Deep sea ‘gold rush’ moves closer to reality

Exploiting precious metals on the ocean floor is an idea that has been considered for decades.

A deep sea “gold rush” is a controversial new frontier for mining the ocean floor and it has moved a step closer to reality.  The United Nations has published its first plan for managing the extraction of so-called “nodules” – small mineral-rich rocks – from the seabed.

 

 

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New Deep-Sea Life Forms in the Atlantic Ocean

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Purple-winged enteropneust. Photo: David Shale

Scientists first thought that the deep valley of the Mid-Atlantic Ridge, a massive undersea mountain in the Atlantic Ocean, was too harsh a climate for life. But when they explored the region down to the depths of 12,000 feet, they discovered a myriad of intriguing species, including this strange purple worm:

Blind, purple, and peculiar, this primitive, deep-sea life-form may be akin to the common ancestor of humans and all other backboned animals, according to scientists.’

One of three new species of enteropneust acorn worm discovered during the mid-Atlantic survey, the creature has no eyes, no obvious sense organs, and no brain. “This is about as primitive as you can go,” team member Monty Priede said.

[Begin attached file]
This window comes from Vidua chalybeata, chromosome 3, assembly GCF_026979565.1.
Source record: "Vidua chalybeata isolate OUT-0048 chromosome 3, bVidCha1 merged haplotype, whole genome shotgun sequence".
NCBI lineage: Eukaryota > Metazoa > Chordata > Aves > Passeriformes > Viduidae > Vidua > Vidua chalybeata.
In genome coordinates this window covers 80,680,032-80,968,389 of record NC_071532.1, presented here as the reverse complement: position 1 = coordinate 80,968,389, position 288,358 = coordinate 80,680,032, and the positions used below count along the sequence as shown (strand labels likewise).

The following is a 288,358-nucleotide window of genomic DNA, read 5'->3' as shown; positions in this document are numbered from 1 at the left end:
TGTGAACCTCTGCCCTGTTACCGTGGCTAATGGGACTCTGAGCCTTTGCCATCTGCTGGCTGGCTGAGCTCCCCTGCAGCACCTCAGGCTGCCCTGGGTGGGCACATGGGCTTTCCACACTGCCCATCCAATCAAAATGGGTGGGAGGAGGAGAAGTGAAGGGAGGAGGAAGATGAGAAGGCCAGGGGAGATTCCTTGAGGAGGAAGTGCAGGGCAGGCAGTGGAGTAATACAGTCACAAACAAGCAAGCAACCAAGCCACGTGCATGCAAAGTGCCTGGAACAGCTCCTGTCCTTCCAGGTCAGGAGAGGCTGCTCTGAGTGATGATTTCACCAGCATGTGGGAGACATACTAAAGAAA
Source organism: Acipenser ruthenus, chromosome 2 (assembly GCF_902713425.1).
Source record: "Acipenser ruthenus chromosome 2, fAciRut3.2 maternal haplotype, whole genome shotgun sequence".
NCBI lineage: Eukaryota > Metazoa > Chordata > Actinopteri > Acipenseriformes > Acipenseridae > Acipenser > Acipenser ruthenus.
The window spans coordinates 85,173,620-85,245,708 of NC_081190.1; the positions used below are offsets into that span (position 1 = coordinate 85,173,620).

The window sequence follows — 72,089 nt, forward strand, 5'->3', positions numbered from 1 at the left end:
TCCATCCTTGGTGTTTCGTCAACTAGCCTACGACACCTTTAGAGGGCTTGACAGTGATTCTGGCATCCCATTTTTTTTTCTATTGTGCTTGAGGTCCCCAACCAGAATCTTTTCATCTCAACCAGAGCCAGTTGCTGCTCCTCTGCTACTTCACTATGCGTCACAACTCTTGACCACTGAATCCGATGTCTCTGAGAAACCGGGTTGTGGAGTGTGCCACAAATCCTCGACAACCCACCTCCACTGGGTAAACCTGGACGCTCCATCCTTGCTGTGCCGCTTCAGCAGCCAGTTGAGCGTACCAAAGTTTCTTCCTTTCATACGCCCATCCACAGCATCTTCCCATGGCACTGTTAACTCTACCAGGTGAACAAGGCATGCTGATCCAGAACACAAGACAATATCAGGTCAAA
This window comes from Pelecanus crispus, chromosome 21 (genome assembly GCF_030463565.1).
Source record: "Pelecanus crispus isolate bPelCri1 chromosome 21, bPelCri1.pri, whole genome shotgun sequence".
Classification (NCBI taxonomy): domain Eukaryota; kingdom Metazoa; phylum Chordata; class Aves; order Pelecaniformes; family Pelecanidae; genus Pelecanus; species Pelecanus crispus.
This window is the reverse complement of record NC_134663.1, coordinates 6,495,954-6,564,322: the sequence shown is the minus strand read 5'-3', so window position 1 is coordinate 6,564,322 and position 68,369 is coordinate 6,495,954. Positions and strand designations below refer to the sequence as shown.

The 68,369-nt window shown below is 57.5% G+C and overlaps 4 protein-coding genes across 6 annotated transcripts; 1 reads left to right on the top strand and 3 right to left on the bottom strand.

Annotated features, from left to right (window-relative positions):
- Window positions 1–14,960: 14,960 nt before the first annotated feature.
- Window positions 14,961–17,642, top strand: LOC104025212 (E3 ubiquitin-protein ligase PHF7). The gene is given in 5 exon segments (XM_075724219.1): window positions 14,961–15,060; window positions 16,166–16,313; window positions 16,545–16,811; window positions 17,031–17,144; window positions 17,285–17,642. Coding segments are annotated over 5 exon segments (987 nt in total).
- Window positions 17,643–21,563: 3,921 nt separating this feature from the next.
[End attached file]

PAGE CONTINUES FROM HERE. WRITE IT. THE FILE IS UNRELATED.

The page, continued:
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First Ever Images Of Deep-Sea Volcanic Eruption

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Blast: A plume of sulphur and molten lava erupts from the West Mata Volcano
nearly 4,000 feet beneath the Pacific Ocean, south of Samoa
Scientists have witnessed the eruption of a deep-sea volcano for the first time ever, capturing on video the fiery bubbles of molten lava as they exploded 4,000 feet beneath the surface of the Pacific Ocean.

Researchers are calling it a major geological discovery after a submersible robot witnessed the eruption during an underwater expedition in May near Samoa.

The high-definition videos were revealed last week at a geophysics conference in San Francisco.

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Robot Moves Across Sea Floor Monitoring Impact Of Climate Change On The Deep Sea

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The Benthic Rover

Like the robotic rovers Spirit and Opportunity, which wheeled tirelessly across the dusty surface of Mars, a new robot spent most of July traveling across the muddy ocean bottom, about 40 kilometers (25 miles) off the California coast. This robot, the Benthic Rover, has been providing scientists with an entirely new view of life on the deep seafloor. It will also give scientists a way to document the effects of climate change on the deep sea. The Rover is the result of four years of hard work by a team of engineers and scientists led by MBARI project engineer Alana Sherman and marine biologist Ken Smith.

 

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